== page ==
Hopefully you read and digested Part 1 of how to Live Organized in a Busy World and are eager to learn the next steps to getting and staying organized while living a busy life. I hope you had a chance to start a small project that has motivated you to get organized and stay organized.
Let’s get started with the next phase of living organized in a busy world.
1. Involve everyone. Be sure to involve all those who share the space. Consider how the space is used. What needs to be in the space? How does everyone function in the space? What is working? What is not?
For an “out of sight, out of mind” thinker, create a space that allows them to keep things out. Use a bulletin board, tiered file sorters, or open baskets as a home for the items. Setup reminders to do a task. Use Post-it notes or app alerts on your phone to remind you about when something is due. Avoid piling. Things in a pile get lost and forgotten.
If your children drop everything inside the door when they get home, work with that. Place baskets near the door where they can drop their shoes, and hang hooks at their level for coats and backpacks.
2. Declutter. Have everyone go through their belongings. Donate items no longer used that are still in style and good shape. Recycle items that are obsolete like telephones, VCRs, and TVs. Turn old towels and clothes into rags, and use plastic grocery bags in waste baskets. Trash anything that is broken that you can’t repair or haven’t repaired.
3. Give everything you keep a “home”. It doesn’t have to look perfect, it just has to make sense to you and anyone else that uses the space.
4. Be clever. If you have room, use canisters on the counter for items you use more often. Use furniture with dual purposes, like an ottoman with storage. Use the correct system and product for everything that you put away, and work with your tendencies instead of against them. For example, maybe you prefer to hang all your clothes on hangers rather than using drawers. If this is the case, you would want to allow for more hanging space in your closet. Maybe you don’t like to file so you use a “To File” folder that becomes overstuffed. Use a magazine holder with upright file folders and when you are done with the paper, just slip it into the correct folder. No drawer to open and you are only dealing with the paper once.
5. Accept differences. If you are lucky enough to live with others that share your organizing style then you can count your blessings! If not, you need to negotiate the way your systems will be set up and how everyone will work to maintain them. Maybe you are a “no clutter on the counter” kind of person and your loved one is an “out of sight, out of mind” kind. Set limitations and rules. There may be some habits that need to change to make the system work for both of you.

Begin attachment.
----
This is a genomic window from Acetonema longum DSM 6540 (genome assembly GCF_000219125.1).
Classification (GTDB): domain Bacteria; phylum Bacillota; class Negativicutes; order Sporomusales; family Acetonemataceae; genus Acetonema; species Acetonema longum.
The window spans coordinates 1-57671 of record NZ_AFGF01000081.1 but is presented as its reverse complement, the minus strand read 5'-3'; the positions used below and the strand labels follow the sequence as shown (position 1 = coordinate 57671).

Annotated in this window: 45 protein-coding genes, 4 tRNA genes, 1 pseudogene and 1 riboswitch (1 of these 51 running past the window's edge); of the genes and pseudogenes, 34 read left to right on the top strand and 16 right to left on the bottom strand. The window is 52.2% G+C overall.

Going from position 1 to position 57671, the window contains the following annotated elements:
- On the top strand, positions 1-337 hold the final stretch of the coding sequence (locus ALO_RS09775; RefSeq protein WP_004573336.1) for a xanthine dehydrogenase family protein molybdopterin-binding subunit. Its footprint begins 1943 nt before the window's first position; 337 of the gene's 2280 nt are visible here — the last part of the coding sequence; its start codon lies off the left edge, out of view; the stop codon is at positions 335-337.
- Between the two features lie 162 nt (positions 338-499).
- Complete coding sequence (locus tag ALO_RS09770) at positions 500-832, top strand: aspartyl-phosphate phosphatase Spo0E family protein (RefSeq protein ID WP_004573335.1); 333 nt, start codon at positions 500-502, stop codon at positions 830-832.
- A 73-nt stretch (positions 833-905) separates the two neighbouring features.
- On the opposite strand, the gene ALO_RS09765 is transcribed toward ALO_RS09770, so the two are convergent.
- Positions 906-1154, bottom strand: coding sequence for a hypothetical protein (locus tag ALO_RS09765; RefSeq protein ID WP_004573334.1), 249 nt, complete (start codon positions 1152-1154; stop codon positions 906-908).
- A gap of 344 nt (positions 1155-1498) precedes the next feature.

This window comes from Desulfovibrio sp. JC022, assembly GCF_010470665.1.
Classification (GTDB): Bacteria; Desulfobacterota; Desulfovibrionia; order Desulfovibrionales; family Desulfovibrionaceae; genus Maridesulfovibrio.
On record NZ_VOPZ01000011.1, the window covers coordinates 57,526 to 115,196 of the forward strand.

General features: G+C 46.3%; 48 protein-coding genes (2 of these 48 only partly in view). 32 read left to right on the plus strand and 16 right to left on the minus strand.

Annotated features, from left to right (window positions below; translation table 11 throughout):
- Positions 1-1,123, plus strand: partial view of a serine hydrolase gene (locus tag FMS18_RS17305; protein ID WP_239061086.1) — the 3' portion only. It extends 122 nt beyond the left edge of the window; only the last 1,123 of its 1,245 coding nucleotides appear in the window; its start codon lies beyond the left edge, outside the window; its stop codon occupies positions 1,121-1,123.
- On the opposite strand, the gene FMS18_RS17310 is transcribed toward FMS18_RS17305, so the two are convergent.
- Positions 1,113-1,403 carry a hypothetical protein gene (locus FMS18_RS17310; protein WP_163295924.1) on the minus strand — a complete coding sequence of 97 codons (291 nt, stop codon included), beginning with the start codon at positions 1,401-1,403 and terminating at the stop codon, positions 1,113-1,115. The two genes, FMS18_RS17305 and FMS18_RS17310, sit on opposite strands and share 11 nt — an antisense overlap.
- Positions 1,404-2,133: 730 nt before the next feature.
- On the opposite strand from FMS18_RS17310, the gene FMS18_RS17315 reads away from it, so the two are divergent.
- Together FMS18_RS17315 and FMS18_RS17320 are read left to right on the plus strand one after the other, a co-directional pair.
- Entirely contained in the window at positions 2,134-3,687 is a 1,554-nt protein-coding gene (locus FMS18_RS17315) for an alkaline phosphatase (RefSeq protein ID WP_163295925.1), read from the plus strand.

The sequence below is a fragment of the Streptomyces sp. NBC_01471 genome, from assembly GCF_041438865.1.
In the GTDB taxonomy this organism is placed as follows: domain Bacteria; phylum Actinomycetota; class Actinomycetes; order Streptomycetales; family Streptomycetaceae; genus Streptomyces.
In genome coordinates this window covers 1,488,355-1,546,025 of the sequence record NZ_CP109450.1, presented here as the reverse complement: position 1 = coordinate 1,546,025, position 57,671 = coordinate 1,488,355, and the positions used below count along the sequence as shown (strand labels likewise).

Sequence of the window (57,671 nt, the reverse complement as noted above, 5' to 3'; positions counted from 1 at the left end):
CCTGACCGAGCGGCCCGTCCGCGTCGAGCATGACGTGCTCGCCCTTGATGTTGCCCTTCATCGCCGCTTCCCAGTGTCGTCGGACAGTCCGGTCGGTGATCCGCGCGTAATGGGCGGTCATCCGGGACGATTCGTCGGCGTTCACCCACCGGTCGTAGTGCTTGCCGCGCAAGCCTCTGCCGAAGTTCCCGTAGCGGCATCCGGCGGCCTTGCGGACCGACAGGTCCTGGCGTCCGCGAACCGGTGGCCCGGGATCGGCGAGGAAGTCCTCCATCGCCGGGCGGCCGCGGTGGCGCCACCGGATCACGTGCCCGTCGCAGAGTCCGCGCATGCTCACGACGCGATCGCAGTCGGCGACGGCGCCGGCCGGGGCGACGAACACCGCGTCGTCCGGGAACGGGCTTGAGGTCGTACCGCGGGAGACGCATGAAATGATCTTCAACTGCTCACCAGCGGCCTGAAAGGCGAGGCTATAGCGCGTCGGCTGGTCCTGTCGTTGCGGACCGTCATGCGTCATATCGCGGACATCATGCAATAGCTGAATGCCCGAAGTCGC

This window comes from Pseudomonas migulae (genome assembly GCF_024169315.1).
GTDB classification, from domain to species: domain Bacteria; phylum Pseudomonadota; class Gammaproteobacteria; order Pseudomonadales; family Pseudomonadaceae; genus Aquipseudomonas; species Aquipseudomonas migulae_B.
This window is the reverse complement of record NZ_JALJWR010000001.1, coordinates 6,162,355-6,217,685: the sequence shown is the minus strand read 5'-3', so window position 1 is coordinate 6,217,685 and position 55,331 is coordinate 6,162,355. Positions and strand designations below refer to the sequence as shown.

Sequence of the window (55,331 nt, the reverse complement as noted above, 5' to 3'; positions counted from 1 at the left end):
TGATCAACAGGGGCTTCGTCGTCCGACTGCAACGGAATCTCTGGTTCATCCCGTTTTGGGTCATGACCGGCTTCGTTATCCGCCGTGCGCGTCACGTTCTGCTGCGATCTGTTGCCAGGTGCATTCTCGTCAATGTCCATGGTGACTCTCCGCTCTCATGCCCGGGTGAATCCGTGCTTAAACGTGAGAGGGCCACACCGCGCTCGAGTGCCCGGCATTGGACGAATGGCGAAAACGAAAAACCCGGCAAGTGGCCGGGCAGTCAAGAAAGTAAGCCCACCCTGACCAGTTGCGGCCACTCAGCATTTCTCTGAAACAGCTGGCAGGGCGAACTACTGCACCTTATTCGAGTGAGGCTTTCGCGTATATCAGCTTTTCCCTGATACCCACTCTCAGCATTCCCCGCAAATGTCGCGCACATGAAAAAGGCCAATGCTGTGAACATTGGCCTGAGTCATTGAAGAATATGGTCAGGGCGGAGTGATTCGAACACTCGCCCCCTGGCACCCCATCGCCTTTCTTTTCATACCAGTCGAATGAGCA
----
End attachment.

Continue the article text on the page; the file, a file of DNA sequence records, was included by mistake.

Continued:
6. Be realistic about time. We tend to underestimate how long a task will take. You know the classic one —“I’ll just check my email or Facebook quickly…” Only to realize you just spent thirty minutes and are now running late to your appointment. Or, you overestimate how long a task will take. You imagine that cleaning up the dishes after dinner will take thirty minutes, when really it will only take fifteen. You walk into a cluttered room and think that it will take you all day to do, when in reality it only will take half a day. If you have already decluttered and assigned homes for everything, it will only take twenty minutes to return everything to it’s proper place!
7. Keep it simple. Confucius said, “Life is really simple, but we insist on making it complicated.” You don’t need to create extravagant systems or use the newest and prettiest organizing product. Use things you have already in a new way. Once the system is working for all those who use it, you can invest in some pretty boxes and better totes. Here are some examples of items you may already have around the house that can be used to organize. A laundry basket can be used to corral the shoes by the door. Plastic Ziplock containers can hold markers, crayons and colored pencils. The great packaging that Apple uses for iPhones make great drawer organizers. Be creative.
8. Create systems that don’t require many steps. The less time it takes to do something, the more likely it will be done. If you or anyone in the family struggles with AdHd, traumatic brain injury or physical disabilities, using too many steps can be overwhelming, which means they will not use the system. Here are some simplifying tips: Instead of containers with lids, consider open baskets. Be careful not to be too specific when categorizing. Say you are separating beads, for example. Instead of separating the different shades of color, create a bin for each general color; red, blue, green or pink.
9. Maintenance. This step is often forgotten or neglected. It is the most important. Once you get organized, you need to stay organized. Unless, of course, you have the luxury of hiring someone to go behind you and clean up after you. For most people, this is not an option. To maintain an organized space, you may need to change your habits and set up new routines. According to Phillippa Lally, a health psychology researcher, it takes an average of 66 days to form a habit. For some, depending on how hard the habit is, it may take even longer. Here’s a tip: Stick with your new system for at least two months. If it isn’t working, you may have to make some changes and then re-try. The same system doesn’t work for everyone. Sometimes you need to think outside of the box to make it work for you and your family.
10. Start the day off in a better state of mind. Allow ten to fifteen minutes each night for everyone to return items to their homes and tidy up. Set out the next day’s clothes and items that need to leave the house with you.
Now it’s time to Live Organized in a Busy World! Remember… Just Start!
What keeps you from getting organized and staying organized?